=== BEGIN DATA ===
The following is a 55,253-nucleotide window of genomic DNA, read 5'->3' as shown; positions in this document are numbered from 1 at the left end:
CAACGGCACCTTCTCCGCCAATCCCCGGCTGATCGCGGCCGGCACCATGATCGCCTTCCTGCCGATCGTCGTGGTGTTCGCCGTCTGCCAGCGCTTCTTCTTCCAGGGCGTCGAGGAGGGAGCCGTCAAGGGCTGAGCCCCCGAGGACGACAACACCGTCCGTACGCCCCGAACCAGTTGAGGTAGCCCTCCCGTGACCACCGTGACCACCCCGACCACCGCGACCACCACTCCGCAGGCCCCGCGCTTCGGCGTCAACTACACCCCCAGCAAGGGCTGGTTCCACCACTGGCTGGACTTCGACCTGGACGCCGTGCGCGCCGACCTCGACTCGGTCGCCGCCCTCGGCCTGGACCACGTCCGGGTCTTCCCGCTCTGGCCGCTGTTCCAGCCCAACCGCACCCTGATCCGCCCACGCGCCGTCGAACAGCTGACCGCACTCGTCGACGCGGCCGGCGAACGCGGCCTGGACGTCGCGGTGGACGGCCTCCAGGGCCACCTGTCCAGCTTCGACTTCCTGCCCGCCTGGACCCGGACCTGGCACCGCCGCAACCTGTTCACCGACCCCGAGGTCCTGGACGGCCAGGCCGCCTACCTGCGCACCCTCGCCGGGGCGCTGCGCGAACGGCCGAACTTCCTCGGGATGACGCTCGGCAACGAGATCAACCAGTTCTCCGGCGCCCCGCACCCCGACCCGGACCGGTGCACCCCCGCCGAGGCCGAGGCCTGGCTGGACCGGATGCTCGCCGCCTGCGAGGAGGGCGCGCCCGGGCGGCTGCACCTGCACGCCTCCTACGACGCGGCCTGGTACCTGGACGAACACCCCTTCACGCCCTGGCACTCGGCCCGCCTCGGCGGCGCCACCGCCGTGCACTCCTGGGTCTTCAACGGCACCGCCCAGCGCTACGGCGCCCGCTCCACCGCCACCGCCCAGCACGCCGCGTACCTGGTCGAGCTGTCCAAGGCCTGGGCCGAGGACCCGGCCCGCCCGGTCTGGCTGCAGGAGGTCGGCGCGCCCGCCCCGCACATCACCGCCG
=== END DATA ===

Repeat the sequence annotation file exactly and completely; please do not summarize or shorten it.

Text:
The following is a 55,253-nucleotide window of genomic DNA, read 5'->3' as shown; positions in this document are numbered from 1 at the left end:
CAACGGCACCTTCTCCGCCAATCCCCGGCTGATCGCGGCCGGCACCATGATCGCCTTCCTGCCGATCGTCGTGGTGTTCGCCGTCTGCCAGCGCTTCTTCTTCCAGGGCGTCGAGGAGGGAGCCGTCAAGGGCTGAGCCCCCGAGGACGACAACACCGTCCGTACGCCCCGAACCAGTTGAGGTAGCCCTCCCGTGACCACCGTGACCACCCCGACCACCGCGACCACCACTCCGCAGGCCCCGCGCTTCGGCGTCAACTACACCCCCAGCAAGGGCTGGTTCCACCACTGGCTGGACTTCGACCTGGACGCCGTGCGCGCCGACCTCGACTCGGTCGCCGCCCTCGGCCTGGACCACGTCCGGGTCTTCCCGCTCTGGCCGCTGTTCCAGCCCAACCGCACCCTGATCCGCCCACGCGCCGTCGAACAGCTGACCGCACTCGTCGACGCGGCCGGCGAACGCGGCCTGGACGTCGCGGTGGACGGCCTCCAGGGCCACCTGTCCAGCTTCGACTTCCTGCCCGCCTGGACCCGGACCTGGCACCGCCGCAACCTGTTCACCGACCCCGAGGTCCTGGACGGCCAGGCCGCCTACCTGCGCACCCTCGCCGGGGCGCTGCGCGAACGGCCGAACTTCCTCGGGATGACGCTCGGCAACGAGATCAACCAGTTCTCCGGCGCCCCGCACCCCGACCCGGACCGGTGCACCCCCGCCGAGGCCGAGGCCTGGCTGGACCGGATGCTCGCCGCCTGCGAGGAGGGCGCGCCCGGGCGGCTGCACCTGCACGCCTCCTACGACGCGGCCTGGTACCTGGACGAACACCCCTTCACGCCCTGGCACTCGGCCCGCCTCGGCGGCGCCACCGCCGTGCACTCCTGGGTCTTCAACGGCACCGCCCAGCGCTACGGCGCCCGCTCCACCGCCACCGCCCAGCACGCCGCGTACCTGGTCGAGCTGTCCAAGGCCTGGGCCGAGGACCCGGCCCGCCCGGTCTGGCTGCAGGAGGTCGGCGCGCCCGCCCCGCACATCACCGCCG